One day after being traded to Dallas, Walker ripped the Celtics, stating that his relationship with the team's management -- or lack thereof -- led to his departure.
"I didn't have a relationship with [Danny Ainge, the team's new director of basketball operations and a former Celtic], period," Walker told The Boston Globe on Monday, hours after the trade. "They're going to say cap reasons and this and that. But anybody who knows basketball knows this was a personal situation. He didn't like me. It's either him or the owners. Somebody didn't like me.
"I figured I had too much power for them. I think I had too many friendships off the court. I think he felt he couldn't have a relationship with me. And I just think he never had a high regard for my game. He's entitled to that opinion. I'm 99 percent sure coach [Jim] O'Brien didn't want me to leave."
Walker will hold a news conference in Dallas on Tuesday evening and will most likely play Wednesday night at Sacramento.
The Mavericks acquired the All-Star forward and guard Tony Delk, and the Celtics agreed to take center Raef LaFrentz and the six seasons remaining on a $69 million, seven-year contract signed before last season, plus Jiri Welsch, Chris Mills, and Dallas' first-round pick in 2004.
According to The Globe's report, Walker was informed of the trade by Ainge, who told him he was headed to a very good team that really wanted him. Walker simply said, "All right," and hung up after Ainge wished him good luck.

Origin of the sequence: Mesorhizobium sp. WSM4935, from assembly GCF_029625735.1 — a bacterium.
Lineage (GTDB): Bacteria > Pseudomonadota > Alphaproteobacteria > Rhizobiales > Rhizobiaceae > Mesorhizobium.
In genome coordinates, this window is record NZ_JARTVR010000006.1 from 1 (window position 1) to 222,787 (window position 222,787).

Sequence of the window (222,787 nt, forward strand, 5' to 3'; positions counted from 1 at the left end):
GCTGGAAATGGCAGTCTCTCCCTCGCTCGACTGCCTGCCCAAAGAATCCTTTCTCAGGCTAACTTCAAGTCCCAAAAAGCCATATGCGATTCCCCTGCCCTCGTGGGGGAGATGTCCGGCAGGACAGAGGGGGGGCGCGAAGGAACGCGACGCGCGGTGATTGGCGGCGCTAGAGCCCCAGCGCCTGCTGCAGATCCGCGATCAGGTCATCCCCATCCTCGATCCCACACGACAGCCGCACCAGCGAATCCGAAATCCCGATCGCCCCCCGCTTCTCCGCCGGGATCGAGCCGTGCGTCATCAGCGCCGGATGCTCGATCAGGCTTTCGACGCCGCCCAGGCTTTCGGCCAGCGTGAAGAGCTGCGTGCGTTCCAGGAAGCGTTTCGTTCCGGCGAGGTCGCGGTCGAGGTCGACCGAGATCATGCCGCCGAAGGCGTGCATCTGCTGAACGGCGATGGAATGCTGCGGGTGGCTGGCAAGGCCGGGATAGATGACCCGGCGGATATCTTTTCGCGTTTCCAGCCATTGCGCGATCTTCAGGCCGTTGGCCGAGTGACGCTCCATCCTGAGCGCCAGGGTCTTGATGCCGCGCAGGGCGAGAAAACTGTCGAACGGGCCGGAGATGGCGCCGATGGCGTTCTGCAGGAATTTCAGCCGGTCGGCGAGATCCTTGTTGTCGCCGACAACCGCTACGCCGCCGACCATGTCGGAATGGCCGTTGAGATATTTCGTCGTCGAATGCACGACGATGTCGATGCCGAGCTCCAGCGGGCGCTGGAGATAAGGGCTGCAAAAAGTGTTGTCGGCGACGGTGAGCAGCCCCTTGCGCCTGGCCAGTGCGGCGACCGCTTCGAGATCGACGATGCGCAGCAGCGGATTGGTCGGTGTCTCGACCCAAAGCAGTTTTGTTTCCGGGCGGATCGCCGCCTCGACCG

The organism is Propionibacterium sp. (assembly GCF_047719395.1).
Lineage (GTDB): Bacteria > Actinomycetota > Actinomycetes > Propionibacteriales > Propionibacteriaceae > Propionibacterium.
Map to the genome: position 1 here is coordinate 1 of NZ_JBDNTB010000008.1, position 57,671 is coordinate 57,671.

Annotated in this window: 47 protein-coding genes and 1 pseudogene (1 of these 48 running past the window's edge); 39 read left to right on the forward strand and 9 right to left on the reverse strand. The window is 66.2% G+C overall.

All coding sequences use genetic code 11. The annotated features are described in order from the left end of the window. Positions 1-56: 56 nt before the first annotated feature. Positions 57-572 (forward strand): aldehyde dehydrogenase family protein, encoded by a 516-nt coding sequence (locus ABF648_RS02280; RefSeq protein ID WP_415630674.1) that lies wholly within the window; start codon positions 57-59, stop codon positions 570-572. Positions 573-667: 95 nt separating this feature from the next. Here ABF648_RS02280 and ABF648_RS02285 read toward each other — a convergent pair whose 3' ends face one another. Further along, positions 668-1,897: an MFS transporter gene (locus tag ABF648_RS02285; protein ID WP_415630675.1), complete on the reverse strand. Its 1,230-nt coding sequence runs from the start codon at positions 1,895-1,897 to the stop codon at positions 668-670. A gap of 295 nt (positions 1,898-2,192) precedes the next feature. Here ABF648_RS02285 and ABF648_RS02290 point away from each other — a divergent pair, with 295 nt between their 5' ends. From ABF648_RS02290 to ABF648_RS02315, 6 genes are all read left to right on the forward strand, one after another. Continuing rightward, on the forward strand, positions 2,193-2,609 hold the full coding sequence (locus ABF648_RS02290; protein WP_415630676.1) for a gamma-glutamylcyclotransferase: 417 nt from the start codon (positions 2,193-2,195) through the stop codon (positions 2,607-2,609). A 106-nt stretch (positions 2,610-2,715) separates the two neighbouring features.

In a news conference at the Celtics' training facility, Ainge denied that the move was personal, but then allowed that Walker's strong personality was a factor. Ainge said Walker's outspoken presence may have "stifled" the leadership of other Celtics.
"Antoine had a grasp on our franchise," Ainge told The Globe. "If Antoine is Michael Jordan, it's OK to have a grasp. If Antoine is Larry Bird, it's OK to have a grasp, or Bill Russell. I think those players had grasps on their franchises.
"But I didn't perceive Antoine's grasp on us as a positive thing."
Celtics owner Wyc Grousbeck also denied the deal was made because of a personality conflict.
"It was a unanimous recommendation from everybody involved in basketball," Grousbeck told The Globe. "The two people that [owner] Steve Pagliuca and I met with on Saturday, Jim O'Brien and Danny Ainge, both recommended the deal. The coaching staff, the scouts, player personnel, and Danny unanimously backed the deal. It was not personal."
It has been well-documented that Ainge, in his capacity as a television analyst, had been critical of Walker and his style of play.
"I think Antoine Walker is an excellent player and he's done an excellent job in this organization," Ainge told The Globe. "This is simply basketball. This has nothing to do with anything personal. I don't know Antoine except from basketball observation, from a fan, coaching, and general managing perspective. Maybe I didn't have as high a regard for his game as he had for his game, but I certainly respect Antoine Walker as a player."
Walker, who had been seeking a long-term contract extension, said he was not completely surprised when he received the news of the trade.
"That's life, man," Walker told the paper. "It's one man's opinion, but it's tough when that one man is head of basketball operations."